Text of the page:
Ex-Enterprise has already been defueled, removing over 99.9 percent of the radioactivity from the ship’s nuclear propulsion plants. The majority (approximately 99 percent) of the small amount of radioactivity that remains in the ship is fixed in place within the rugged metal structure of the reactor vessel. The remaining radioactivity is metal corrosion and wear products resident within piping systems, components, and within the reactor plant areas. In accordance with federal regulations, this radioactivity is classified as low-level radioactivity. The Navy and commercial nuclear industry have decades of experience demonstrating safe and environmentally sound handling and disposal of such low-level radioactive waste. 

For each of the alternatives, radioactive waste packaging and shipping would meet applicable state and federal regulatory requirements

6) How would the Navy dispose of hazardous and radiological waste materials from ex-Enterprise?

The Navy employs all necessary precautions to protect the public and the environment when dismantling ships and when transporting and disposing of naval nuclear propulsion plants. For the selected alternative, the reactor compartments will be disassembled and the reactor plant components will be disposed of as low-level radioactive waste at a licensed commercial or Government facility. All other waste will be disposed of at appropriate licensed and available locations.

7) Will my input have any impact on this process?

Yes. The Navy was committed to facilitating public, stakeholder, and tribal input and dialogue throughout the development of the EIS/OEIS to ensure a complete environmental analysis and informed decision-making. The completion of the Final EIS/OEIS follows years of research, analysis, and public involvement.

The Navy held four public scoping meetings in 2019 and, based on public comments received, opened an additional scoping period in 2020 to include Mobile, Alabama in the Study Area as another location for consideration. Following the release of the Draft EIS/OEIS in 2022, the Navy held two virtual public meetings to provide information and answer questions from the public about the draft environmental impact analysis.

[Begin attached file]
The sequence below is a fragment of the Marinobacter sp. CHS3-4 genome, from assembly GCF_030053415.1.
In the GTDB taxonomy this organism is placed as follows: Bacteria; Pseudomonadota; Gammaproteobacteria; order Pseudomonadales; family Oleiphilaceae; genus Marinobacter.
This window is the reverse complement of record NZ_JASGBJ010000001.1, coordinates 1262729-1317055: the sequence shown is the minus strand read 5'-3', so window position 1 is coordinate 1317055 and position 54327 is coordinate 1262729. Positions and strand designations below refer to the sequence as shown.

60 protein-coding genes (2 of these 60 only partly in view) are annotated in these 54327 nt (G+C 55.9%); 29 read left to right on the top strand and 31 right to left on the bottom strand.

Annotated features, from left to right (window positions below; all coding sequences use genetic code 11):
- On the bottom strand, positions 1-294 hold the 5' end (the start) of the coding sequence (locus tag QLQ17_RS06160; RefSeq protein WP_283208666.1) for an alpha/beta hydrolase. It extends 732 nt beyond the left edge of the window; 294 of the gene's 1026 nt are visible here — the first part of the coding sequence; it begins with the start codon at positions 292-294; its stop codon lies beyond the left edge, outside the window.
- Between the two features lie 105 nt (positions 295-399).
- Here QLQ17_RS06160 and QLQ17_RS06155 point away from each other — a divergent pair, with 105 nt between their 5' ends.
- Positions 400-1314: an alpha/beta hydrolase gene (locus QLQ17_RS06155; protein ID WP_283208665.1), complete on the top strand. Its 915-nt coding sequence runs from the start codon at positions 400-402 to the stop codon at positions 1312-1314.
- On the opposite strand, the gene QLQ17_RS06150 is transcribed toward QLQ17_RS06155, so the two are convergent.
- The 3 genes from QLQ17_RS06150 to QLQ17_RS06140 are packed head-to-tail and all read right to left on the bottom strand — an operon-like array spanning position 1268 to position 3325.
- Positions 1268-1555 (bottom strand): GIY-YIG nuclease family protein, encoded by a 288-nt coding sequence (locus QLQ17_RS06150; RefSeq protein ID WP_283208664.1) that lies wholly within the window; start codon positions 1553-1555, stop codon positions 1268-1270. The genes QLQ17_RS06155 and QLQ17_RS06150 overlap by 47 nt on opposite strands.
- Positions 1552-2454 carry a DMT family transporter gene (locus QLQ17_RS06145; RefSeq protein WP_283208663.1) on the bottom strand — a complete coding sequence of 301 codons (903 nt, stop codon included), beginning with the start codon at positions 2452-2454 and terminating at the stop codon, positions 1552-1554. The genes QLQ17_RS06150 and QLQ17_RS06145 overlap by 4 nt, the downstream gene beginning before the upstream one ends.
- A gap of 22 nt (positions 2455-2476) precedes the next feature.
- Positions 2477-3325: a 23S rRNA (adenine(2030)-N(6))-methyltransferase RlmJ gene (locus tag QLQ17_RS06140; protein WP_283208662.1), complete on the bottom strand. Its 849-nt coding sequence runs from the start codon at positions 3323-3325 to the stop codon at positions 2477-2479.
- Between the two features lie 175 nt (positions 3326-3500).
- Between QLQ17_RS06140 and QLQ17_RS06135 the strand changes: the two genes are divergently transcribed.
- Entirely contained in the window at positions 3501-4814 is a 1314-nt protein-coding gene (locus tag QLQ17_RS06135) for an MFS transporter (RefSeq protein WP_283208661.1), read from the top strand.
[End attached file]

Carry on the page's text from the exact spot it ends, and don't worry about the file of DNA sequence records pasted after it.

The Final EIS/OEIS includes Navy responses to comments received during the Draft EIS/OEIS public review and comment period. Changes made in the Final EIS/OEIS reflect the Navy’s consideration of all substantive comments received on the Draft EIS/OEIS; information provided during consultation processes; and new, relevant information since the release of the Draft EIS/OEIS.

8) What are the steps in the Navy’s NEPA process to arrive at a decision?

After the close of public review and comment period for the Draft EIS/OEIS, the Navy considered all comments received and developed the Final EIS/OEIS. All comments received on the Draft EIS/OEIS were considered and acknowledged or responded to in the Final EIS/OEIS.

The Final EIS/OEIS was filed with the Environmental Protection Agency and made available to the public for a 30-day public review and wait period. After the wait period, the Navy selected an alternative and issued a Record of Decision. The Record of Decision describes the public involvement and decision-making processes and presents the Navy’s decision and mitigation measures, including appropriate mitigation measures not already included in the Proposed Action or alternatives.

9) Why is this an OEIS?

Consistent with Navy policy, this EIS is considered an OEIS because the movement of ex-Enterprise, the center section of the ship, or the reactor compartment disposal packages could be beyond the 12-nautical-mile limit from U.S. shores. However, there is no intention to dismantle or dispose of ex-Enterprise at an overseas site.